Have you ever ended up being dissatisfied after paying good money for a poor product? Or may be you had to deal with outrageous shipping and handling charges? Or, racked up 100s of dollars in expenditure related to an autoship program?
In this case, you’re in a growing crowd. Millions of people share your pain.
More consumers are shopping for products online than ever in the history. The majority of the products are not seen in person before someone makes a final purchase, which generally leaves them dissatisfied when they receive the product. In case of health supplements, the story is even worse.
There are some things that you can do to make sure you are not only purchasing a quality product, but that you can return it if not completely satisfied. Browsing online consumer reviews will help you to assess if a product is worthy of investing in and if the organization behind the product is consumer-friendly.
Are you aware that, based on the Fraud Watch Network‘s findings, “reports of consumer fraud have increased by over 60 percent since 2008, and online scams doubled from just over 20 percent of all fraud in 2007 to nearly 40 percent in 2011?” Actually, fraudsters rob more than $525 million from hardworking Americans each year. Obviously, ripping-off unsuspecting consumers seems to be a big business.
Criteria of products reviews
We evaluate every product based on its ingredients and specific details. If it’s a health supplement, we find out if the supplement has itself undergone a clinical study or only its ingredients have gone through studies individually. (This sometimes is a huge difference).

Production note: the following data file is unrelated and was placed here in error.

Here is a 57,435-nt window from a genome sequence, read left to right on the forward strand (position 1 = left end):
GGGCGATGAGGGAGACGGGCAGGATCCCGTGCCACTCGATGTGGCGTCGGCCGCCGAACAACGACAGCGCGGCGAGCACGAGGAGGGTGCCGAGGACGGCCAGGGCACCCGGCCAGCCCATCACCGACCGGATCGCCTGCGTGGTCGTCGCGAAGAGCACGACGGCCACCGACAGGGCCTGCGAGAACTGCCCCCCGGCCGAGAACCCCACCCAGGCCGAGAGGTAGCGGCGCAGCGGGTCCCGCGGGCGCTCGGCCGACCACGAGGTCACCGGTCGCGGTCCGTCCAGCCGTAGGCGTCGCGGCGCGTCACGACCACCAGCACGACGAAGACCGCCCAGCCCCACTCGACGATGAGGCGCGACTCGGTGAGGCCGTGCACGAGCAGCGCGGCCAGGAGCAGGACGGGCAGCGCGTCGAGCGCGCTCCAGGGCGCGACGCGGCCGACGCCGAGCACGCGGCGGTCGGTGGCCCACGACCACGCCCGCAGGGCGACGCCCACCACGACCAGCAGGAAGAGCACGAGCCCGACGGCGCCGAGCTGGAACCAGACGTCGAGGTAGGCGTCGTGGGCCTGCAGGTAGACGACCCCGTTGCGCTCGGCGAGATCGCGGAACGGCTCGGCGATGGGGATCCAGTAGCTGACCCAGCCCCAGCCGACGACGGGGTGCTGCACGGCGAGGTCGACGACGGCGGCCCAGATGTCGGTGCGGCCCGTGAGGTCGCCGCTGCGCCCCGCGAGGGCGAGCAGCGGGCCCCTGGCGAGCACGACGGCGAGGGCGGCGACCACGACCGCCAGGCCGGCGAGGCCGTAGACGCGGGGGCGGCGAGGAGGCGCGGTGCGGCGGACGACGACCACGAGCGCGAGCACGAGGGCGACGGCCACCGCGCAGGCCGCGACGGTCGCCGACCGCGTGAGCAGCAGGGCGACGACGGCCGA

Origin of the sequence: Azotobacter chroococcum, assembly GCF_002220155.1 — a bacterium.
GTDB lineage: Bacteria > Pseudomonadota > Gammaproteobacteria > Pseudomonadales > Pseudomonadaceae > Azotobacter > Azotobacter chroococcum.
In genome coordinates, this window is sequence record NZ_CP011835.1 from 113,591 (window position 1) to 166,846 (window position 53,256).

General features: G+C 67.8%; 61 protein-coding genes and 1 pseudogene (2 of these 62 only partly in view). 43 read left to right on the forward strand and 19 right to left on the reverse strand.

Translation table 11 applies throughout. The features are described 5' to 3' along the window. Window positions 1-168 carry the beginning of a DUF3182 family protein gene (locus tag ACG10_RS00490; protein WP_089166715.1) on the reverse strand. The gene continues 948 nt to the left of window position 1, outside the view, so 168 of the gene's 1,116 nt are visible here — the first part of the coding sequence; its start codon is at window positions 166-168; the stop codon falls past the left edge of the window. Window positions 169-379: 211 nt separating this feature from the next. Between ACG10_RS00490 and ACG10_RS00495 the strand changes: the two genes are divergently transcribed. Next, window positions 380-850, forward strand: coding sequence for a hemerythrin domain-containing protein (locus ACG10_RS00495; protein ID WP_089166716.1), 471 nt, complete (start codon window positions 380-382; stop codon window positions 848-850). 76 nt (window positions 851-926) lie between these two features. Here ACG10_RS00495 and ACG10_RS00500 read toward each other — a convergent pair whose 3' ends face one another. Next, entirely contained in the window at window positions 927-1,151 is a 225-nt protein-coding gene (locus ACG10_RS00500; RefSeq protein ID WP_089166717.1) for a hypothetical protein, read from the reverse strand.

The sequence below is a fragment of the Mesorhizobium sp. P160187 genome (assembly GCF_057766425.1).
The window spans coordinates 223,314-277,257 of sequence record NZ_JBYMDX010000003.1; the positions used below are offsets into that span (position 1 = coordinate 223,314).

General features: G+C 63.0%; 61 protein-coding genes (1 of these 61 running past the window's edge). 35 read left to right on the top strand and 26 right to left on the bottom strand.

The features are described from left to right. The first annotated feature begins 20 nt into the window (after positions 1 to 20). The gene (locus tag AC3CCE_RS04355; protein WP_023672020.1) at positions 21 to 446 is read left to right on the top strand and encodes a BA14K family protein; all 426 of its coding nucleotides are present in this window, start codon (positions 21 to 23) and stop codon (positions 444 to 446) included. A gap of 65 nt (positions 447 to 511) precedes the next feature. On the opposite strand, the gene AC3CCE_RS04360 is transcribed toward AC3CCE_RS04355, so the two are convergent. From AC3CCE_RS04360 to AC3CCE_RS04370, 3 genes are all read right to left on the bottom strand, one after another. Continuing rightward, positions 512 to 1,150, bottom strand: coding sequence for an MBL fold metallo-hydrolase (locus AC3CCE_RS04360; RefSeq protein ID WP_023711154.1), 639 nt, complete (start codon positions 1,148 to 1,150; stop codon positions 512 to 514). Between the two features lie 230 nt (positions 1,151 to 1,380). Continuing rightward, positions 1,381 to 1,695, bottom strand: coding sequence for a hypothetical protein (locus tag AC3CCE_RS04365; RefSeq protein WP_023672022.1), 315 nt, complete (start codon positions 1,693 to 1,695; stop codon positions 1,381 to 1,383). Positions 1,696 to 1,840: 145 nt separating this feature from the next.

We list the Pros and Cons of the products.
We take the aggregate reviews of the product from several places on the internet like the ecommerce websites eg. Amazon.com , Walmart.com, consumerreports.org, online forums, review websites by experts, personal experiences by experts and bloggers etc.
Then we categorize the reviews under :- Expert review or User review.
In the process, we try our best to weed out fake reviews, especially taking into account that certain marketplaces like Amazon are now flooded with fake reviews. Here is a guide on how to spot fake reviews on Amazon.
After weeding out fake reviews, and taking into account the “Aggregate” ratings from different websites, we get our final review approved by experts like medical doctors and Finally we assign an overall rating to the product.
Health supplements might seem like cutting-edge science, but they have already been available for centuries. From the sugar pills of Hahnemann, to the notorious snake oil salesmen of the early 1900’s, we’ve been adding to our diet with exotic-sounding supplements and products which offer to make amazing improvements to our lives.
There are numerous supplements currently on the market. We counted much more than 20 distinct multivitamins alone at the local supermarket the other day, and there have been at least 10 other types of supplement to choose from.